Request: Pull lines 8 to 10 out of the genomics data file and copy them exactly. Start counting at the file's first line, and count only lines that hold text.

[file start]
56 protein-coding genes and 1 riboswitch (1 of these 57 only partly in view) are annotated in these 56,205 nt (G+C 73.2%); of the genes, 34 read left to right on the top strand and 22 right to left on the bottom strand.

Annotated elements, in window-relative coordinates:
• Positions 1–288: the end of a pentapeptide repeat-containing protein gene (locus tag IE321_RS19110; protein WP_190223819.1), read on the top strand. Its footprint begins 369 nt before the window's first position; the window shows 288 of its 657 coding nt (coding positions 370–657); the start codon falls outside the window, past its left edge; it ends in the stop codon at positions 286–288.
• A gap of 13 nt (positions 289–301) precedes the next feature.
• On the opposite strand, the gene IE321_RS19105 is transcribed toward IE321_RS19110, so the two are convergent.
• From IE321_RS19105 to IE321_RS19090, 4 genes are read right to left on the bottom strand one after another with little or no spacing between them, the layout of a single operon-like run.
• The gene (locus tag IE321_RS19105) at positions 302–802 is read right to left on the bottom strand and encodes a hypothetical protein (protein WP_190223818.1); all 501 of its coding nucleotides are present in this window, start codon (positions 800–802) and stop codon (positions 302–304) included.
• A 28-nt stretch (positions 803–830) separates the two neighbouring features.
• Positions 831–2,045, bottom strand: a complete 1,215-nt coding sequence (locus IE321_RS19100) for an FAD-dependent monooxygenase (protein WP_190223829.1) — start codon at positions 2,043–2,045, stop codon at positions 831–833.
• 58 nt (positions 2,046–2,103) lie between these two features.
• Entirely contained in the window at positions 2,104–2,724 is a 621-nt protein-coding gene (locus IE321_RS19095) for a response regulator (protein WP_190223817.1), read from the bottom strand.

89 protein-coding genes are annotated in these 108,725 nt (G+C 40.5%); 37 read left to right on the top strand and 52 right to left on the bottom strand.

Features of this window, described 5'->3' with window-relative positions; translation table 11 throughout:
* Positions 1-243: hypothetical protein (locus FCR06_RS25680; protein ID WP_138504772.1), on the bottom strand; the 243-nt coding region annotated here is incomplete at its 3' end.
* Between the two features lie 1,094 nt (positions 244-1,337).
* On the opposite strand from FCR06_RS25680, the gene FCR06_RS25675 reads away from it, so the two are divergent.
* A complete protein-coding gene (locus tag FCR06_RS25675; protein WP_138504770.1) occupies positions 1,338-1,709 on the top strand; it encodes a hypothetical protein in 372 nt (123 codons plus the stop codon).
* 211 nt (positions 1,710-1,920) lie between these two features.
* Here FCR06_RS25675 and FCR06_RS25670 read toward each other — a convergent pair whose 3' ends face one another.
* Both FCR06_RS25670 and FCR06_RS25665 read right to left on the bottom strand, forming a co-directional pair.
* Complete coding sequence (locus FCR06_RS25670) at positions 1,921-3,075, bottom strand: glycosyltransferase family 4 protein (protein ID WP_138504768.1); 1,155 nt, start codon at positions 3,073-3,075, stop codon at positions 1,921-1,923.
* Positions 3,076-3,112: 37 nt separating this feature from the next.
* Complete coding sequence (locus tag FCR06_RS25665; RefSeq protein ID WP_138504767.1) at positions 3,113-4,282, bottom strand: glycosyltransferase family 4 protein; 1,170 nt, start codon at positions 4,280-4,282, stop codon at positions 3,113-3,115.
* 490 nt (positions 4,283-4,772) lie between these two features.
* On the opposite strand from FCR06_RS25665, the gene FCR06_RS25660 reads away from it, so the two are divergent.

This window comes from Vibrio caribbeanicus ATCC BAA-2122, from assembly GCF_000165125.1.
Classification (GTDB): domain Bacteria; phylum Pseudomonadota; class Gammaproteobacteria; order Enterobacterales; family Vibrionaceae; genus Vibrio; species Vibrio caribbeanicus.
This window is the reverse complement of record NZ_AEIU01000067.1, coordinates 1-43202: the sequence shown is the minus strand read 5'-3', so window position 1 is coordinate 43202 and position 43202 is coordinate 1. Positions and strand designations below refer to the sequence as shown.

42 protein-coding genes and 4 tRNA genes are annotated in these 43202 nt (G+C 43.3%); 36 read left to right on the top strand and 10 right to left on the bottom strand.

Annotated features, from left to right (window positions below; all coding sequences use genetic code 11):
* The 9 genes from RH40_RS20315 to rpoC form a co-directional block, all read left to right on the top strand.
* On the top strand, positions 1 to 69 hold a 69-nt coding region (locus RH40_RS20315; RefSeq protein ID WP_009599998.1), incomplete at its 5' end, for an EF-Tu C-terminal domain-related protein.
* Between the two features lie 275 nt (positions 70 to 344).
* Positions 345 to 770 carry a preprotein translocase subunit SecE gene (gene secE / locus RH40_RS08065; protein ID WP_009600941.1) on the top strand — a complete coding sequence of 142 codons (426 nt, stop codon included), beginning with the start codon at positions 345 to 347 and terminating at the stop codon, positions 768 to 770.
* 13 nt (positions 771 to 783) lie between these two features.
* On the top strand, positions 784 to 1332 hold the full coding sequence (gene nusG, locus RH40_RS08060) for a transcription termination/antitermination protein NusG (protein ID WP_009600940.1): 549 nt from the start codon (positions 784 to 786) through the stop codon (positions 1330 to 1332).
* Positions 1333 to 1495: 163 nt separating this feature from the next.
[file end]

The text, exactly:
• A 28-nt stretch (positions 803–830) separates the two neighbouring features.
• Positions 831–2,045, bottom strand: a complete 1,215-nt coding sequence (locus IE321_RS19100) for an FAD-dependent monooxygenase (protein WP_190223829.1) — start codon at positions 2,043–2,045, stop codon at positions 831–833.
• 58 nt (positions 2,046–2,103) lie between these two features.